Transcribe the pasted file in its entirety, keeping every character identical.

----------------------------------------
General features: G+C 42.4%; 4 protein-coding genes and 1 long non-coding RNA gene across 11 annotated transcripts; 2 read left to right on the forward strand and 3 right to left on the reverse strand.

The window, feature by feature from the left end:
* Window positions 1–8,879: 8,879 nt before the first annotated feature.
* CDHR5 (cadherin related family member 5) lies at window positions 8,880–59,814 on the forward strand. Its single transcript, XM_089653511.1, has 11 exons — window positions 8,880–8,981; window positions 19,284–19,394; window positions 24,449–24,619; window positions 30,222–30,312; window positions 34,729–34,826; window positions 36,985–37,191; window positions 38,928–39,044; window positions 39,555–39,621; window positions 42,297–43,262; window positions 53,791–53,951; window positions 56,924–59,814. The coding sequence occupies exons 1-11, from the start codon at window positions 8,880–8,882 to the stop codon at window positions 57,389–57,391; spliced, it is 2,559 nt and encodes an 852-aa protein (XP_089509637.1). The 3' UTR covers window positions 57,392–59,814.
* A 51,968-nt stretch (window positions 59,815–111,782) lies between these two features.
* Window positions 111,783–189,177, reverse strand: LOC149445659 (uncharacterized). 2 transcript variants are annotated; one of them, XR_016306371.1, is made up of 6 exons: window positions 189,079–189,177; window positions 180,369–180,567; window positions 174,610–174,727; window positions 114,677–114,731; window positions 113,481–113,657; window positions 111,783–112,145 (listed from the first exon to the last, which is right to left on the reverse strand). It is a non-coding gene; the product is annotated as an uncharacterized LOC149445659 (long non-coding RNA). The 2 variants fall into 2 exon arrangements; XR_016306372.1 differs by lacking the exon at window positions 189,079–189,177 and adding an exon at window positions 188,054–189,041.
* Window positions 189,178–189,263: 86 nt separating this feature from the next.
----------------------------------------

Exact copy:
General features: G+C 42.4%; 4 protein-coding genes and 1 long non-coding RNA gene across 11 annotated transcripts; 2 read left to right on the forward strand and 3 right to left on the reverse strand.

The window, feature by feature from the left end:
* Window positions 1–8,879: 8,879 nt before the first annotated feature.
* CDHR5 (cadherin related family member 5) lies at window positions 8,880–59,814 on the forward strand. Its single transcript, XM_089653511.1, has 11 exons — window positions 8,880–8,981; window positions 19,284–19,394; window positions 24,449–24,619; window positions 30,222–30,312; window positions 34,729–34,826; window positions 36,985–37,191; window positions 38,928–39,044; window positions 39,555–39,621; window positions 42,297–43,262; window positions 53,791–53,951; window positions 56,924–59,814. The coding sequence occupies exons 1-11, from the start codon at window positions 8,880–8,882 to the stop codon at window positions 57,389–57,391; spliced, it is 2,559 nt and encodes an 852-aa protein (XP_089509637.1). The 3' UTR covers window positions 57,392–59,814.
* A 51,968-nt stretch (window positions 59,815–111,782) lies between these two features.
* Window positions 111,783–189,177, reverse strand: LOC149445659 (uncharacterized). 2 transcript variants are annotated; one of them, XR_016306371.1, is made up of 6 exons: window positions 189,079–189,177; window positions 180,369–180,567; window positions 174,610–174,727; window positions 114,677–114,731; window positions 113,481–113,657; window positions 111,783–112,145 (listed from the first exon to the last, which is right to left on the reverse strand). It is a non-coding gene; the product is annotated as an uncharacterized LOC149445659 (long non-coding RNA). The 2 variants fall into 2 exon arrangements; XR_016306372.1 differs by lacking the exon at window positions 189,079–189,177 and adding an exon at window positions 188,054–189,041.
* Window positions 189,178–189,263: 86 nt separating this feature from the next.